This is a session sponsored by the International Layamon's Brut Society for the 54th International Congress on Medieval Stodies, Western Michigan University, May 9-12, 2019.
ecocriticism and environmental studies
CALL FOR PAPERS OPEN/CLOSE DATE ON ACLA WEBSITE--ACLA.ORG: August 30-September 20, 2018
ANNUAL CONFERENCE LOCATION, DATE: March 7-10, 2019, Georgetown University, Washington, D.C.
Renaissance Society of America (RSA) 2019 - Toronto
Panel - Renaissance Vegetarianism
The study of early modern food has blossomed in recent years. As scholars have parsed the politics of changing dining practices, the role of recipes in intellectual history, and the growing perception of food ethics as inextricable from social identity, dietary beliefs and habits have begun to be seen as central to early modern studies. One of the most striking dietary trends that spread across Europe in this period, however, remains underexamined: the rise of vegetarianism.
Reading and Writing the World: Perception and Identity in the Era of Climate Change
An International Conference organised by EMMA (Etudes Montpelliéraines du Monde Anglophone) in collaboration with CECILLE (Centre d'Etudes en Civilisations, Langues et Lettres Étrangères)
5-6 April 2019
Université Paul-Valéry Montpellier 3, France
Site Saint Charles
Thomas Dutoit, Université de Lille 3, France (confirmed)
Sarah Wood, University of Kent, UK (to be confirmed)
Writing in 1651 Thomas Hobbes famously described life in the state of nature as “nasty, brutish, and short.” While much of Hobbes’ work—and the larger field of political thought—has centered on reading the human side of that description, the phrase might also be taken to indicate elements of the lived natural world. Indeed, it is difficult to separate considerations of human life, law, and politics from the ecosystem that helps constitute them.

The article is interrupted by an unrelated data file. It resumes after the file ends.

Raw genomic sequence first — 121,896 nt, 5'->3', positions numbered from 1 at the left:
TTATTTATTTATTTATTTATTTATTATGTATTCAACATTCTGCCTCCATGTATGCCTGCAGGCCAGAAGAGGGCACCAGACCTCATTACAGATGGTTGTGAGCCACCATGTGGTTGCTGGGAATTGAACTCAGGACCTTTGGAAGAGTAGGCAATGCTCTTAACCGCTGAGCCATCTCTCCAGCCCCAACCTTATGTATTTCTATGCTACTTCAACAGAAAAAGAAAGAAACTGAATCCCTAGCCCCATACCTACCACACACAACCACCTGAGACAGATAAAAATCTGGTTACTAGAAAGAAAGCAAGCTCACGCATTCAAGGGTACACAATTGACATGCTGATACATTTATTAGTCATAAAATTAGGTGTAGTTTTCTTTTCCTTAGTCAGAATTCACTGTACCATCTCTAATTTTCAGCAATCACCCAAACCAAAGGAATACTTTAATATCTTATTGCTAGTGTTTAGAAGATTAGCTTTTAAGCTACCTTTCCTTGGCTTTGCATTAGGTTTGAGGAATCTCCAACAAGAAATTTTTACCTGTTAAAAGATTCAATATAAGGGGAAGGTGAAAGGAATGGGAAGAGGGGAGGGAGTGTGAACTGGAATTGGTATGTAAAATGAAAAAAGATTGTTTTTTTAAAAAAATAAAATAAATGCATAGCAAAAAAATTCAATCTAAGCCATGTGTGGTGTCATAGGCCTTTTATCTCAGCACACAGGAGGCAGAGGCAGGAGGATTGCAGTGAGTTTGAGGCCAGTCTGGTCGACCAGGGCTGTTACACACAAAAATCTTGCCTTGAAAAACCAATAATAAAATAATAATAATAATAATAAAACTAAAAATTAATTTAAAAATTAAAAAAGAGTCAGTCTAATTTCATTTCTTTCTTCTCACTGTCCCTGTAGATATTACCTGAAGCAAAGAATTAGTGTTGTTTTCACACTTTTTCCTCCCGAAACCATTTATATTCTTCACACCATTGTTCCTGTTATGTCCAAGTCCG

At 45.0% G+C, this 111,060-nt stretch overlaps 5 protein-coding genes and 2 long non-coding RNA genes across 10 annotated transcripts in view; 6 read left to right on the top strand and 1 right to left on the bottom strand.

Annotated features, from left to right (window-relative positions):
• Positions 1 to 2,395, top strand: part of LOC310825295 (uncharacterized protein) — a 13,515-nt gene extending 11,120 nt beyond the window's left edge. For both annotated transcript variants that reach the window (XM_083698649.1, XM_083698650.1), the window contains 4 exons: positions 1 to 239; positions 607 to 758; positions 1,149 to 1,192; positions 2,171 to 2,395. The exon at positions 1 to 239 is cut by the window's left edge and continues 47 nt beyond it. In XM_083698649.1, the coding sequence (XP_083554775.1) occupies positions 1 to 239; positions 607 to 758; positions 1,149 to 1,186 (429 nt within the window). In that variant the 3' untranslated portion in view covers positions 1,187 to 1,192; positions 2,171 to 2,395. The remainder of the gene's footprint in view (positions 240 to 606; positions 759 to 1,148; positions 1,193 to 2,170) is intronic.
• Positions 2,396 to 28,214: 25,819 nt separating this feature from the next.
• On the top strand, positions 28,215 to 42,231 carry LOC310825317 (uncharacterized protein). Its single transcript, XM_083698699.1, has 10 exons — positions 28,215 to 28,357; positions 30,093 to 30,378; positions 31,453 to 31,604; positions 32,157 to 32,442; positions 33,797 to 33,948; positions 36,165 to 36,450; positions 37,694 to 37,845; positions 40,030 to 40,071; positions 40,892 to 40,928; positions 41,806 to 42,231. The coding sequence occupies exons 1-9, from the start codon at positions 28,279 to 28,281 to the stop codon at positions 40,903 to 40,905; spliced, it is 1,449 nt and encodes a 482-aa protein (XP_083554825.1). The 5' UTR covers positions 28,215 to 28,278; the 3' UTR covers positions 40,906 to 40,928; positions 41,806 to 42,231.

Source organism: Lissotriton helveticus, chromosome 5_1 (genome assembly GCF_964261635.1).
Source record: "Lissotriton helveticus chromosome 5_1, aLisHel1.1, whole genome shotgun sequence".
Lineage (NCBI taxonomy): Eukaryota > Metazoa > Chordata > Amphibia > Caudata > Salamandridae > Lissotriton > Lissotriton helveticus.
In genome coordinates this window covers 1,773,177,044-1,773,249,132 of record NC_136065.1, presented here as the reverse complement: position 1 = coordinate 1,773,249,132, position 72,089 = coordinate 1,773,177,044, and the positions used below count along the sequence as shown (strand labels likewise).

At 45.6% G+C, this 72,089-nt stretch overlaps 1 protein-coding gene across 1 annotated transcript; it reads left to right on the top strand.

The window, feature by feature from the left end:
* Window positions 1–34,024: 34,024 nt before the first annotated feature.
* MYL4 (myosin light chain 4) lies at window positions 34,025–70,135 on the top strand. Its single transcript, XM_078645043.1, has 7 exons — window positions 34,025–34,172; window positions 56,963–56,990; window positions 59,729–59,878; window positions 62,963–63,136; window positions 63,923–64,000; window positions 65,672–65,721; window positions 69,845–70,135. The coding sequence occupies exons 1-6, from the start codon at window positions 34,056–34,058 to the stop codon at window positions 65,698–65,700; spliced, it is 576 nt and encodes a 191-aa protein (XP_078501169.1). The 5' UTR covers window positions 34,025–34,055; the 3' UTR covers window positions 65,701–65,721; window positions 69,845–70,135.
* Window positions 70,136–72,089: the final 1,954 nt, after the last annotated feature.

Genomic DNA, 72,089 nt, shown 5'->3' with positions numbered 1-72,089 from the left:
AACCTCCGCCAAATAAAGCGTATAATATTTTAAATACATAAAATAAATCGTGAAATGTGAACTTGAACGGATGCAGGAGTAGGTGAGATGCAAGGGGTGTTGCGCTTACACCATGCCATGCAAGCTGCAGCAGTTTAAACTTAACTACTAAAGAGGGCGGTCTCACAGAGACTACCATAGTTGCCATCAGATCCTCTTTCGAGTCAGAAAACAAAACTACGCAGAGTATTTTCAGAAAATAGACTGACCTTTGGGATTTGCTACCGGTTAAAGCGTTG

We seek papers to compose a session sponsored by the Centre for Arthurian Studies at Bangor University. The session will include 3 or 4 papers on the subject of “Animals and Materiality in the Arthurian Tradition” for the 2019 International Medieval Congress at Leeds. The Congress theme is “Materialities.”
CFP: NeMLA (ASLE Session): Race, Class, and Environment in 19th- and Early-20th-Century Literature (deadline 9/30/18; conference 3/21-24/19)
50th Annual Convention, Northeast Modern Language Association (NeMLA)
March 21-24, 2019
Race, Class, and Environment in 19th- and Early-20th-Century Literature (ASLE Session)
Sponsored by the Association for the Study of Literature and the Environment (ASLE)
The Department of English
Diamond Harbour Women’s University
in Collaboration with
Centre for Victorian Studies (CVS), Jadavpur University
Will Organise a
One Day Symposium on 16th November, 2018
‘The world within I doubly prize…’: Reassessing Emily Brontë at 200
This panel will present at NEMLA 2019
March 21-24 in Washington DC
Climate change represents a profound conceptual problem. It is both locally and global manifested. It is both knowable by science as well as created by the technologies science has enabled. How do contemporary Anglophone novelists represent these realities? From Margaret Atwood to Nnedi Okorafor to Hanya Yanagihara many contemporary novelists see their novels as both locally specific as well as globally relevant.
Leslie Fiedler describes American fiction as “bewilderingly and embarrassingly, a gothic fiction… a literature of darkness and the grotesque in a land of light and affirmation” (Love and Death in the American Novel, 29). However, for settlers within the early colonies and citizens of the young republic, the wilderness of the supposed New World not only represented material promise, but also unknown danger. This panel proposes a move away from the more common “land of light and affirmation” reading of American nature towards an ecogothic approach.